This is exactly the way ASP does it, except that there's no compile step because all of the languages ASP uses are conventional scripting languages, interpreted at run time. 2

There is one further convenience. It goes like this (and you can do the same in ASP):

    <%= foo %>

That's shorthand for <%out.write( foo )%>; (or in the case of ASP, <%Response.Write( foo )%>;).

Once you understand how the page is processed, you begin to realize that all kinds of neat things are possible. Take this for example:

for ( int i = 0; i < 10; ++i ) {
    %><tr><td><%= i %></td></tr><%

Remember that everything not within a <% / %> block is converted into out.write() statements. When the page has been preprocessed and it's ready to be compiled, the result will look like this:

    out.write( "<table>\n" );
    out.write( "<r><th>Numbers:</th></tr>\n" );

    for ( int i = 0; i < 10; ++i ) {
        out.write( "<tr><td>" );
        out.print( i );  //  "print" is used for numbers
        out.write( "</td></tr>" );

    out.write( "</table>\n" );

So you can put bare HTML inside a loop, or inside an if, and it will work the way you'd like it to. Take note, however, that there is a "gotcha" here: You need those curly braces around the loop's block. In your JSP file, it looks like there's only one line of code in the loop, but in fact, there will be three lines of code there when the code is compiled. Without braces, only the first line will be inside the loop. This is why it's important to understand what software is really doing, rather than just memorizing the interface.

The feature itself is wonderful: It's really nice to be able to put large chunks of literal HTML inside a conditional or a loop. You can do the same in ASP, for the same reason: Your "embedded code" is really the only part of the file that the server takes literally. When the rubber hits the road and the file is processed, the "literal" HTML will in fact be embedded in your code, not vice versa.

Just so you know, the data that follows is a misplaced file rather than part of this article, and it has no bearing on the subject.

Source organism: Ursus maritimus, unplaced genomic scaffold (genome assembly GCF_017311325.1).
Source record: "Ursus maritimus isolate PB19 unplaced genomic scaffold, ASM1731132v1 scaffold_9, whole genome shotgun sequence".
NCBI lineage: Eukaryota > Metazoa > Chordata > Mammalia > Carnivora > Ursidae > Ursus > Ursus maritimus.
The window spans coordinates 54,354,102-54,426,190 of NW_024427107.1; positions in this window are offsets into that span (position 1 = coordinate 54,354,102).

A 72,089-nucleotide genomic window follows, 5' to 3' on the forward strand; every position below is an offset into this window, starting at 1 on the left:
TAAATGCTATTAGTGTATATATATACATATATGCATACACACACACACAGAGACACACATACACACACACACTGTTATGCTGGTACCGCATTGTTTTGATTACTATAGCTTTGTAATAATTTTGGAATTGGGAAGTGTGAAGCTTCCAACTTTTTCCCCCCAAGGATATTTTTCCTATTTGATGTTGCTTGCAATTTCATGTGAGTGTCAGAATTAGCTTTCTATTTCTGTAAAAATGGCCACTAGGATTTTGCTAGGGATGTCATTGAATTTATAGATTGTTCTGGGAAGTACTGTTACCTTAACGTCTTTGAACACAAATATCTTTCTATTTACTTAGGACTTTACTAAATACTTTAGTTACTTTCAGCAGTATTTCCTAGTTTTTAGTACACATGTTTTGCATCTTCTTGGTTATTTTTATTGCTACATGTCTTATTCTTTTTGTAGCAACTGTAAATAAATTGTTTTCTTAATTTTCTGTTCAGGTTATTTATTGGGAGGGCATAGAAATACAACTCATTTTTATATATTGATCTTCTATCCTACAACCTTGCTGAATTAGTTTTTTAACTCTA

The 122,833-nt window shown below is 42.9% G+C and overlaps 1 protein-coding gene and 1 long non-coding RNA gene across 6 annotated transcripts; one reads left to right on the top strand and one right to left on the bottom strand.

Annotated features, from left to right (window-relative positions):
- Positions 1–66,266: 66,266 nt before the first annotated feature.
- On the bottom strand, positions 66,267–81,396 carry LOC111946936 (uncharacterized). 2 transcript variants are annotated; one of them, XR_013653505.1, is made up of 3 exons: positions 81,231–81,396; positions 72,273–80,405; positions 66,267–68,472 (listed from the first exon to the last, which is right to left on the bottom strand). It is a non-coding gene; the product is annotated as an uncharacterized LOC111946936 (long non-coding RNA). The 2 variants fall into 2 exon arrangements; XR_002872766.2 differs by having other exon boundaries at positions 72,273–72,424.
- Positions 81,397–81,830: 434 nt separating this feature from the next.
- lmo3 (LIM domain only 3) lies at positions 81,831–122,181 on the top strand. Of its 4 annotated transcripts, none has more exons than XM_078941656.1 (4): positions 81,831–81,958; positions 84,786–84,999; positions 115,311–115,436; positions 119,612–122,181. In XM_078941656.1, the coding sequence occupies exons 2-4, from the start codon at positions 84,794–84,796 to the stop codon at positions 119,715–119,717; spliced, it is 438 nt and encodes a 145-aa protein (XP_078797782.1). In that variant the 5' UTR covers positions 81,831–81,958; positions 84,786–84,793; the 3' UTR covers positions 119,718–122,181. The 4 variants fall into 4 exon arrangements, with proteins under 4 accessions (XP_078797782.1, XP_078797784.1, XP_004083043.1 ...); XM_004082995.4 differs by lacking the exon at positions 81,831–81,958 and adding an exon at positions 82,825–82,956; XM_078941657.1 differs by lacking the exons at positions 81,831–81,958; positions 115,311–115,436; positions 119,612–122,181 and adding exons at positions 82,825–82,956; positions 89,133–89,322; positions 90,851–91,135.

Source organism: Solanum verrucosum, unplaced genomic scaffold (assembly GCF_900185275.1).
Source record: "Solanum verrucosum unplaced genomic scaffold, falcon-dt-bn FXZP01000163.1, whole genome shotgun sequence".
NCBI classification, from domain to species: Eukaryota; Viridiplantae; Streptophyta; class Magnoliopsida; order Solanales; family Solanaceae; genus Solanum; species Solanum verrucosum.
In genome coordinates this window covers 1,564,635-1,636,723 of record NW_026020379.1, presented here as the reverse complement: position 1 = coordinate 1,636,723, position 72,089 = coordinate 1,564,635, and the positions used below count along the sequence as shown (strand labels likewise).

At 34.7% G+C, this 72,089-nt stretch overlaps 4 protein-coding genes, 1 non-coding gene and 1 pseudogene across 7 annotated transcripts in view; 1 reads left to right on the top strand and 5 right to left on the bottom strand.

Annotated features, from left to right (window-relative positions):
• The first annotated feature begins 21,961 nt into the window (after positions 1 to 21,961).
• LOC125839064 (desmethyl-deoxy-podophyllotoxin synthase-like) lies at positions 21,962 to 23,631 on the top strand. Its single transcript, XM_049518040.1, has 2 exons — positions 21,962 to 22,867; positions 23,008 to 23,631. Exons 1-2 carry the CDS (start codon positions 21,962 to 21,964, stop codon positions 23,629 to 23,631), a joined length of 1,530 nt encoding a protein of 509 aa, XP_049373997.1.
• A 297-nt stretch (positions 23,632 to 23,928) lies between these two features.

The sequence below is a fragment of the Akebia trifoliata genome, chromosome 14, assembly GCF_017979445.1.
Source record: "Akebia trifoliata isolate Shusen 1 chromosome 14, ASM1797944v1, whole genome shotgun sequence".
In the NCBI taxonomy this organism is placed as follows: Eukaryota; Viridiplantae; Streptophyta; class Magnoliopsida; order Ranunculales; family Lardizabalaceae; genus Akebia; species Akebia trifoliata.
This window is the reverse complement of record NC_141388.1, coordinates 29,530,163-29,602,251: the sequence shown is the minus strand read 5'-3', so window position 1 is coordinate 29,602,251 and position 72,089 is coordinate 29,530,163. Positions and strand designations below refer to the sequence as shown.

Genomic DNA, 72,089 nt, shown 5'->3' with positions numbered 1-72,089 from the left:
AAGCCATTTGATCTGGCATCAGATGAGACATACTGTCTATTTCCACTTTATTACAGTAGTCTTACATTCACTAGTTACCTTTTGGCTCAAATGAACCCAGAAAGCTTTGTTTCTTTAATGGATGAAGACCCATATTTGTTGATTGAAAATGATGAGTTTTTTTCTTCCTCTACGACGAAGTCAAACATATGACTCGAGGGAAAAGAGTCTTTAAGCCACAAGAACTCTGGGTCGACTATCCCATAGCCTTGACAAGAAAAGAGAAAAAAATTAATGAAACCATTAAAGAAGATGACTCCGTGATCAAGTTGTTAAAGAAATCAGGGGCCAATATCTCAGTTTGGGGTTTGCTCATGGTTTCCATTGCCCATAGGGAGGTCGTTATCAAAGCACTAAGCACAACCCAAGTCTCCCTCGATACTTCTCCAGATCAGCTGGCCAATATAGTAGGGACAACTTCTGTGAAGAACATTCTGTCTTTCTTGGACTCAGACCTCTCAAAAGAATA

JSP supports another strange and wonderful feature, called tag libraries. These are "custom HTML tags" which invoke Java code when the server sees them. They're never handed along to the web browser that made the request, because the web browser has no clue what they mean. Instead, the server uses them to generate HTML. You could do the same thing by defining a library of functions, but tags are easier to use and they make vastly more sense to a lot of users. The intent of this feature is that a company can have web programmers (so called) writing tag libraries, and web designerss (so called) using them. The latter group can invoke Java code through familiar, friendly syntax without having to learn a real programming language. It's not really all that miraculous. It's just a handy way to do some abstraction and modularization.

Imagine, for example, that you want to use a standard page header on every page on your site. Some of the information in that header is page-specific (the title, for example), and some not. The header's a bit complex: It's got some images and a table or two. You don't want to copy and paste that into every page, especially since it may change next week and you'll have to go back and change all those pages. So you write a custom tag which generates the header. The non-technical people writing actual pages can use that tag like so: